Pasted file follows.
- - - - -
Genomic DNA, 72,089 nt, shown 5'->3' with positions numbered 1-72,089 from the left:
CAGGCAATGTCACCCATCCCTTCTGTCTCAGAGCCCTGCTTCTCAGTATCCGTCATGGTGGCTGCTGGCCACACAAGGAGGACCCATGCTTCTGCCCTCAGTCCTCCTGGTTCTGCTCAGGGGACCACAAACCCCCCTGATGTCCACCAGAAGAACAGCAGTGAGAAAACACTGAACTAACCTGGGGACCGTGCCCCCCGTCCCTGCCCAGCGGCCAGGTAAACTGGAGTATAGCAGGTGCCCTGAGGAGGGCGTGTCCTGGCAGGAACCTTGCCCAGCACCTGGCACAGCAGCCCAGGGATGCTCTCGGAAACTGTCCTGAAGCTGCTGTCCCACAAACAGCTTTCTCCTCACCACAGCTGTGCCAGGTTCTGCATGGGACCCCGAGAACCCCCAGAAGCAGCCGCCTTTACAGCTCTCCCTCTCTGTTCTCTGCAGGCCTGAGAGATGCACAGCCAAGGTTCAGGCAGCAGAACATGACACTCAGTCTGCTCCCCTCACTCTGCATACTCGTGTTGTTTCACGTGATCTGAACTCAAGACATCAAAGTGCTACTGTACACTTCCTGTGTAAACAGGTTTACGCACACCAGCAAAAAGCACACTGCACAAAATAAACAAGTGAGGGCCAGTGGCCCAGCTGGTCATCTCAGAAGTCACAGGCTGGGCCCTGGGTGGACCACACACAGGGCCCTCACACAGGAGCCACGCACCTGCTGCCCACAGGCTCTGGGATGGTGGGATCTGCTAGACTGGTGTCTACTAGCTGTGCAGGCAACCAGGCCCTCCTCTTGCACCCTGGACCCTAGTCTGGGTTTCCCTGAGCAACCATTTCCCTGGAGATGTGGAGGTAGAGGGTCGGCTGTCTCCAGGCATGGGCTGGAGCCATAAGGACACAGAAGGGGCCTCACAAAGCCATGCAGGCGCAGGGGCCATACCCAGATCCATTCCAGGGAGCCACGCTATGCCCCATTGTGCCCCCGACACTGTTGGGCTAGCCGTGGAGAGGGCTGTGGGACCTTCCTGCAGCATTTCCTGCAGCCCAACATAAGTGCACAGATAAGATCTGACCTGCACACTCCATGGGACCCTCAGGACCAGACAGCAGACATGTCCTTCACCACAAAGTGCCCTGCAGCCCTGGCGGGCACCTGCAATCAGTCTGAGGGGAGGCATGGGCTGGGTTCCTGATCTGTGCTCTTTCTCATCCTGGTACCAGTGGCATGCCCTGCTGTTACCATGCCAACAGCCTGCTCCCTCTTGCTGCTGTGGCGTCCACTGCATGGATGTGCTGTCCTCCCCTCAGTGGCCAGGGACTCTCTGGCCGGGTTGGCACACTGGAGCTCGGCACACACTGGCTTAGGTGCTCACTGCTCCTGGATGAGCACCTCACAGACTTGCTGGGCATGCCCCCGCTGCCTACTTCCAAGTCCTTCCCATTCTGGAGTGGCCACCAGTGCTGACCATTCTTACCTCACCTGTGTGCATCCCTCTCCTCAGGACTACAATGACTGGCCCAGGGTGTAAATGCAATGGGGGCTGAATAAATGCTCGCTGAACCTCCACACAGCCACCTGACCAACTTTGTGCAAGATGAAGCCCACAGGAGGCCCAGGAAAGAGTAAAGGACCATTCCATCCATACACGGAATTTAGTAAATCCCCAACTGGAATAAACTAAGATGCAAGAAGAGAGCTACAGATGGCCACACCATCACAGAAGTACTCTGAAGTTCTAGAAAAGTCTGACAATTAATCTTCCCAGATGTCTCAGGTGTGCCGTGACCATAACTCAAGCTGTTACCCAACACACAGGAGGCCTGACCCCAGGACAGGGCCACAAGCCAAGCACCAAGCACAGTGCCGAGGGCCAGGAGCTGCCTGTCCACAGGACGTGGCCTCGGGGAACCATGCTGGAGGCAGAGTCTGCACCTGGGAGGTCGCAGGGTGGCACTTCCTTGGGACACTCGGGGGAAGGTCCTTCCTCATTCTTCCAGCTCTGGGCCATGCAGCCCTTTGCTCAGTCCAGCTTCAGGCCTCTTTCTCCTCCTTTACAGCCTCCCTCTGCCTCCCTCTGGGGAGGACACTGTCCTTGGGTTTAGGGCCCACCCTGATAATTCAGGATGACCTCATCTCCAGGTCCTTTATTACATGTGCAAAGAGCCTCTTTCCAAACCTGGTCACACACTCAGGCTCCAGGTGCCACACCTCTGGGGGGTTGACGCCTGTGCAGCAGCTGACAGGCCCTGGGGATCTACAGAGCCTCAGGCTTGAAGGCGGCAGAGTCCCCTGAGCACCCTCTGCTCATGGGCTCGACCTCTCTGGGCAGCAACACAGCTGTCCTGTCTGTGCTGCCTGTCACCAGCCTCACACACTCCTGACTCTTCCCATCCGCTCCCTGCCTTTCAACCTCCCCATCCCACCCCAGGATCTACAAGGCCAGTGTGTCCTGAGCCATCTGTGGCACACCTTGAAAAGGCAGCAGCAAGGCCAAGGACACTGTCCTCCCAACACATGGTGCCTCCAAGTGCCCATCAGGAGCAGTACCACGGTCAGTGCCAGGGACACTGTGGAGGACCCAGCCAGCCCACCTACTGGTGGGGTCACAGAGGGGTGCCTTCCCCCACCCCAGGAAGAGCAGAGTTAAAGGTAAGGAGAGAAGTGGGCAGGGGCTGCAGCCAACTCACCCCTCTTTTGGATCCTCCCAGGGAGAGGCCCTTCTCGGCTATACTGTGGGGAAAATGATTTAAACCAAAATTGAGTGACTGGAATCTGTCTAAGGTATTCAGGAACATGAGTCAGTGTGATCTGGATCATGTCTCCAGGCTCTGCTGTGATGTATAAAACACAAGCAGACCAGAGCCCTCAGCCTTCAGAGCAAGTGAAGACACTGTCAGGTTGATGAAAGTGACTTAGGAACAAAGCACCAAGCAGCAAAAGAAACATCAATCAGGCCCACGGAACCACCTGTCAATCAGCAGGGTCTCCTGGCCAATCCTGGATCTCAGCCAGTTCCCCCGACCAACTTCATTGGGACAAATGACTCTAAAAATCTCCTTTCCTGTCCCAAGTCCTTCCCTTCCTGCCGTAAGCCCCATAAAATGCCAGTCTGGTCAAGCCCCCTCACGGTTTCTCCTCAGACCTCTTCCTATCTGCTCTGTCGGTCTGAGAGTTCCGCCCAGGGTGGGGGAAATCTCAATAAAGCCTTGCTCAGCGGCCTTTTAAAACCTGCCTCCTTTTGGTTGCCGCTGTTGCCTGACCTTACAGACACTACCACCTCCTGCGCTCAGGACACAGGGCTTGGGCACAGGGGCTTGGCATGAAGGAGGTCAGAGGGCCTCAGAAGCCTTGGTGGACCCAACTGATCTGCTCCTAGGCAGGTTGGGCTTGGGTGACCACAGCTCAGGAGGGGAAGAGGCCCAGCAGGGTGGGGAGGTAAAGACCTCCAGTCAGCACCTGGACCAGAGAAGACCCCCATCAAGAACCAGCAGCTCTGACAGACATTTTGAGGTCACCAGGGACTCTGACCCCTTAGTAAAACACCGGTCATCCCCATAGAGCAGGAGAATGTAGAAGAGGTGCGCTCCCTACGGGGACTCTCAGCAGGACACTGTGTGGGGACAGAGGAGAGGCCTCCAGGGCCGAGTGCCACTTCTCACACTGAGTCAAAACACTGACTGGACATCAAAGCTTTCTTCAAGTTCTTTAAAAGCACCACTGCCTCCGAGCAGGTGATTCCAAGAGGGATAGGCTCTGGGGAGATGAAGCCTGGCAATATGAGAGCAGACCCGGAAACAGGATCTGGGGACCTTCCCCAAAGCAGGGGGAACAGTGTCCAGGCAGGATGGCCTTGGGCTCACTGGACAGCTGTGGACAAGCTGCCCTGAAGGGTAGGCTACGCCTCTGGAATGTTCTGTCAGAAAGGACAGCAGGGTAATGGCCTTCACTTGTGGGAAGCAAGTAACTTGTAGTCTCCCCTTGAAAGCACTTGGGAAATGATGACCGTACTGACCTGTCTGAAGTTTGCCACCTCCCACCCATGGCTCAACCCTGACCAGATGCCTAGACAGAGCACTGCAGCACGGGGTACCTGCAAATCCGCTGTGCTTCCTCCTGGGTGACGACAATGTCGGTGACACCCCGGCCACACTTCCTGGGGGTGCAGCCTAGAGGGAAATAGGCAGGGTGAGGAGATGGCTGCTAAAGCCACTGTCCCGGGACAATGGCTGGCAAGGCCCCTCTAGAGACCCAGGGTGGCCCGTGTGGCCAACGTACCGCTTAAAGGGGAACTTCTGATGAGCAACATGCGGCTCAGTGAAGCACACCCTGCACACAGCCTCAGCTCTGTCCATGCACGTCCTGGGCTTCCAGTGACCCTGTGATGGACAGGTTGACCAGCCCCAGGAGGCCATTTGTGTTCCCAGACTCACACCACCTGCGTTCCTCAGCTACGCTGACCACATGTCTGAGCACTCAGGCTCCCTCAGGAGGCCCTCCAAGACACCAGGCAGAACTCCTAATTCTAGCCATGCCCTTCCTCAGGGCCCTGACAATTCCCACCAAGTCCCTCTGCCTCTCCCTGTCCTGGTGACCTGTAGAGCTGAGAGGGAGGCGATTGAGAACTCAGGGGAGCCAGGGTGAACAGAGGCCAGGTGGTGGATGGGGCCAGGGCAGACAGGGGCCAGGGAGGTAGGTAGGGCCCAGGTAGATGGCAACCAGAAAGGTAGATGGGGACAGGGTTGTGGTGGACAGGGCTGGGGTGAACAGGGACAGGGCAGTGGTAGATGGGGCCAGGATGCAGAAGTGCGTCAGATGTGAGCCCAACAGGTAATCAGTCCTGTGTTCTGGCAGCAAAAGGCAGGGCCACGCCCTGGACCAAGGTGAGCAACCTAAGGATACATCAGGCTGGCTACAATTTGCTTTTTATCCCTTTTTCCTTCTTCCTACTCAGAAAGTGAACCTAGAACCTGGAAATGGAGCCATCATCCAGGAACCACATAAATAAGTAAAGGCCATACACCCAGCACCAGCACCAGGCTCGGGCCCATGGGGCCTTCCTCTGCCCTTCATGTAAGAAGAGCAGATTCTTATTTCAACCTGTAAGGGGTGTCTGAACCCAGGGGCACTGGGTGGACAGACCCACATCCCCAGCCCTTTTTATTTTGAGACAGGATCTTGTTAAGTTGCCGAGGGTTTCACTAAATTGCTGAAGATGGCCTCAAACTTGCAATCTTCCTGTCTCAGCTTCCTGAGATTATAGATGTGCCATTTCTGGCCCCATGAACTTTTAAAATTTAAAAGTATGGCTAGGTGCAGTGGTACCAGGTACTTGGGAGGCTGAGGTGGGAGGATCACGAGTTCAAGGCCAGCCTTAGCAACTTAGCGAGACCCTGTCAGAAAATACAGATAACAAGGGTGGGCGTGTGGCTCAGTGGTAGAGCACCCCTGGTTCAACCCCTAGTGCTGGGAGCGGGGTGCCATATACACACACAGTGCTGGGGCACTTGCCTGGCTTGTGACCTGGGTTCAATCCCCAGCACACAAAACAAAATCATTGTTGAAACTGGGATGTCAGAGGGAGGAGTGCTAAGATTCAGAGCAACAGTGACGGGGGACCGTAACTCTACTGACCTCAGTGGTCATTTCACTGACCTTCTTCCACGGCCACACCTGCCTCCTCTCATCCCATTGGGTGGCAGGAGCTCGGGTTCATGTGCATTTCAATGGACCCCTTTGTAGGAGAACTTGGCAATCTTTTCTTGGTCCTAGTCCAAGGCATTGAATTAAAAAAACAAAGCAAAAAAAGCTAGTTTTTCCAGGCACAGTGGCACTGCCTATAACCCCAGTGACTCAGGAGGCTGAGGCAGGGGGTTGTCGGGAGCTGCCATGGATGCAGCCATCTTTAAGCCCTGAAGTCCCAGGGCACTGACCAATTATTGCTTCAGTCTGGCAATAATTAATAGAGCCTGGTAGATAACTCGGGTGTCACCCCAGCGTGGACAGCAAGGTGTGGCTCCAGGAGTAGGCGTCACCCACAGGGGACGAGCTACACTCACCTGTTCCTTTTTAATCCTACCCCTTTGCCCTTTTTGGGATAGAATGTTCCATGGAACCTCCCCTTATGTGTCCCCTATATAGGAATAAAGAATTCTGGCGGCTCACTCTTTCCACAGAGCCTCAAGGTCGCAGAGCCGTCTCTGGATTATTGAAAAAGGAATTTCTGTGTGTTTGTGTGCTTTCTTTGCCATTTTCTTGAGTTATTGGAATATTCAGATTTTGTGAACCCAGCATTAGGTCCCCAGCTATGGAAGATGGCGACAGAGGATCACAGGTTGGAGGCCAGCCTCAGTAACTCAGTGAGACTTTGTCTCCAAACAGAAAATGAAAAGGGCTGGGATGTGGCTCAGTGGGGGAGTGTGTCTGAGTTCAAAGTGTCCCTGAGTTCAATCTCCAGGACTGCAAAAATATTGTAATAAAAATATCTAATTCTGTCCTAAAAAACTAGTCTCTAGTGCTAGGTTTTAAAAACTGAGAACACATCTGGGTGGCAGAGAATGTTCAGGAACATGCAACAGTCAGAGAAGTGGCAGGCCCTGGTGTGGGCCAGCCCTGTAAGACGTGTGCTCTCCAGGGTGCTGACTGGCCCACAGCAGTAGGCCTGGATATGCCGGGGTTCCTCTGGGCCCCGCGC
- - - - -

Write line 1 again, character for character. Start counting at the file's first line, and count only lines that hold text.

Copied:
Genomic DNA, 72,089 nt, shown 5'->3' with positions numbered 1-72,089 from the left: